Emotion and learned behavior too often play a big role in plan participants’ saving and investing decisions, according to “Rethinking Defined Contribution Communication and Education,” a paper from the Defined Contribution Institutional Investment Association (DCIIA).
These financial decisions are closely tied to their gut feelings about risk, expectations for the future, delayed gratification and the end of life. Participants switch from logical, fact-driven “left brain” thinking to more intuitive, subjective “right brain” thinking when making such decisions, says the Boston Research Group.
“When people function on the basis of how they feel, they can start to make bad decisions,” Warren Cormier, founder and president of Boston Research Group, tells PLANSPONSOR. He points out that as people age, the cognitive abilities of the left brain tend to diminish, and people can make decisions that are more based on right-brain thinking—a possible reason older people are more vulnerable to financial scams. (Cormier is a co-author of the paper.)
People often engage in following some personal rule of thumb, Cormier says, such as “You shouldn’t put all your eggs in one basket,” or not trusting the stock market. “They’re making up their own heuristics about how to invest,” he says.
They may sound sensible on the surface, but they are uninformed decisions. In fact, keeping assets in a target-date fund—a viable option—is way of keeping eggs in one basket. Education is a way to inform participants that these suppositions are not necessarily correct, Cormier says.
There is a flaw in the strategy of education, Cormier says, which could be described as “everyone wants to know everything at one time.” Then the plan sponsor or provider overwhelms participants with information that is not relevant to what the participant needs to know in order to make decisions specific to his circumstances.
Organized and Relevant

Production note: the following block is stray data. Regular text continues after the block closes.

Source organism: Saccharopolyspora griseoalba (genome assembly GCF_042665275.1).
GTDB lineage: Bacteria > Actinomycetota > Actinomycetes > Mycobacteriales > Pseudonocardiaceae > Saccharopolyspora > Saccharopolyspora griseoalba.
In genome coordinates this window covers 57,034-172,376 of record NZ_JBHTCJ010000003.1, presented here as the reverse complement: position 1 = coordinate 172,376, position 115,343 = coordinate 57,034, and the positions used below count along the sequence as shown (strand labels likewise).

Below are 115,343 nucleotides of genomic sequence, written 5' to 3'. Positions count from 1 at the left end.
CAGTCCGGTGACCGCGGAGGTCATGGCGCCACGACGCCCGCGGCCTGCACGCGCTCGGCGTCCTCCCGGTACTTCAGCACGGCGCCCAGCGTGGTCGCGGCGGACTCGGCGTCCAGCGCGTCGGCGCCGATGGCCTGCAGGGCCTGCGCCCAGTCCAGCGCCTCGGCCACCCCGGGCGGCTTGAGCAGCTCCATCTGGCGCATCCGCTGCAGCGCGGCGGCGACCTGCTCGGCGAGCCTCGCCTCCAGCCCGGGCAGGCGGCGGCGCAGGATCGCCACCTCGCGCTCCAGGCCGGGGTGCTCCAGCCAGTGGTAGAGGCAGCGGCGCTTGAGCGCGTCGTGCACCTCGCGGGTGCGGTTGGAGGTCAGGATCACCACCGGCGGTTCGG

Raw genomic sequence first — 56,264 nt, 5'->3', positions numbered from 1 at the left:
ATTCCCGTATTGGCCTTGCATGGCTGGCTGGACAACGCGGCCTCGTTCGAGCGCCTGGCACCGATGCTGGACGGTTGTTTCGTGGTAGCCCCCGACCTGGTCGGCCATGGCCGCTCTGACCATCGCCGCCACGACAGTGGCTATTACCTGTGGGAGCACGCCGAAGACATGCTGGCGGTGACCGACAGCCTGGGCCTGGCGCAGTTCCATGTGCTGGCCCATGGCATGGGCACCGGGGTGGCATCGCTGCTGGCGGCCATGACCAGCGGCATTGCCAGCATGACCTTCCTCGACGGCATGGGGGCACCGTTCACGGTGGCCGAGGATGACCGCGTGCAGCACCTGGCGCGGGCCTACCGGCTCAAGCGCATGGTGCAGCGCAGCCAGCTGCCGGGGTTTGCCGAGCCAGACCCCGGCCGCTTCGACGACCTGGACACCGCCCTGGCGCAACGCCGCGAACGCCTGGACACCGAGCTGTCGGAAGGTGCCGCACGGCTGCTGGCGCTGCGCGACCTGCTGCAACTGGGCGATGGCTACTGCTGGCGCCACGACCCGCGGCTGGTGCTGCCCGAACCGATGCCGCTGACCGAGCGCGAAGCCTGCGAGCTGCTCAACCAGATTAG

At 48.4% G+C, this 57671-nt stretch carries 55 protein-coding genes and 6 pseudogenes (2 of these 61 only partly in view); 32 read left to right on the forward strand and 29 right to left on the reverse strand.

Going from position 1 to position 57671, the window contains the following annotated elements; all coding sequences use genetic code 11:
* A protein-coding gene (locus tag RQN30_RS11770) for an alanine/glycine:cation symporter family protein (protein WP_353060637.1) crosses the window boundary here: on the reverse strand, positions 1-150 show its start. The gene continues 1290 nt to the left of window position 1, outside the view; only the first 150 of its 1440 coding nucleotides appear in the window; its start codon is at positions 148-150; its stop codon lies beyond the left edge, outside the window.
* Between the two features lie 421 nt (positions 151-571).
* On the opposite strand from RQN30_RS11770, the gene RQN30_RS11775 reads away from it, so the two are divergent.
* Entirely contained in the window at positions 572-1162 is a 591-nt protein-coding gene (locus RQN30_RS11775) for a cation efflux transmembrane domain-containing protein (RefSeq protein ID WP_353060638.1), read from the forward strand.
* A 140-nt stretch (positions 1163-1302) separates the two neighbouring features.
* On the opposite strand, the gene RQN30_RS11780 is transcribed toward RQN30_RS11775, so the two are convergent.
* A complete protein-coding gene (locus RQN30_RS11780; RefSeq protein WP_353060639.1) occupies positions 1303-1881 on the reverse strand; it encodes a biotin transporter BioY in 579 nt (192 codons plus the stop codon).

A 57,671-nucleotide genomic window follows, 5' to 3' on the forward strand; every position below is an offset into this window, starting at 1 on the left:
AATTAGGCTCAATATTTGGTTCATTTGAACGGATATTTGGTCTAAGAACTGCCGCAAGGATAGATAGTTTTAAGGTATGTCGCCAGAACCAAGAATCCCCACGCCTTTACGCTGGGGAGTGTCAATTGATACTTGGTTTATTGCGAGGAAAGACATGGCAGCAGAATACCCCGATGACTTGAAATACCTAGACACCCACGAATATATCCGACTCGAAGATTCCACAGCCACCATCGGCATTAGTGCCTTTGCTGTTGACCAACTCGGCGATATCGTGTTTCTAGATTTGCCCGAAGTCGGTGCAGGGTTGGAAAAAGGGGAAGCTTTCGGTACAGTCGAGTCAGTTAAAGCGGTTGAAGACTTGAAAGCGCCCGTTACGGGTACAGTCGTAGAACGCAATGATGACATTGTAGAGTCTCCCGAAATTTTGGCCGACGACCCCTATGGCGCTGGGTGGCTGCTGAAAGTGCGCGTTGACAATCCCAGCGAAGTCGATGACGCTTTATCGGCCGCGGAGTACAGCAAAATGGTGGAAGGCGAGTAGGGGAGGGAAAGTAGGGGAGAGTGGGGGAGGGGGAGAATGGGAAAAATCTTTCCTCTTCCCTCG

Participants in their 20s do not care about the withdrawal options for 65-year-olds, he points out. It is confounding for them. Education should be relevant to what they need. Participants who are getting married or having children will need information to make a different kind of financial decision from a participant who is nearing retirement. Education should be organized around the type of information that makes sense to participants at that time, Cormier says.
A lot of employee education material is creative and well written, Cormier notes, but will still not get the attention and focus of people because the subject is irrelevant to them at the time it is presented.
A professional adviser might be necessary to help them think through things, Cormier says. It would be like renting a left brain, he jokes. If you don’t have one, you need to borrow someone else’s to help you make what should be a non-intuitive decision.
Several steps to improve communications are outlined in the paper. “Employers can target participants who do not take full advantage of a match program by sending simple postcards with a check box for increasing their contributions to take full advantage of the match,” Martin Campbell, national collective investment trust sales representative at Reliance Trust Company, and a co-author of the paper, tells PLANSPONSOR.
This works even more effectively if the match is designed properly, Campbell says. “This communication can get results because of its simplicity and focus on an important success factor for participants: the contribution level,” he says.
The employer's open enrollment period is another great opportunity to send targeted requests for action such as enrolling, increasing contributions or reallocating assets, Campbell points out. “Many employers require annual benefit elections. Why not extend this process to the DC retirement plan decisions?”
“Rethinking Defined Contribution Communication and Education,” by the Defined Contribution Institutional Investment Association, is available for download on the association’s website.
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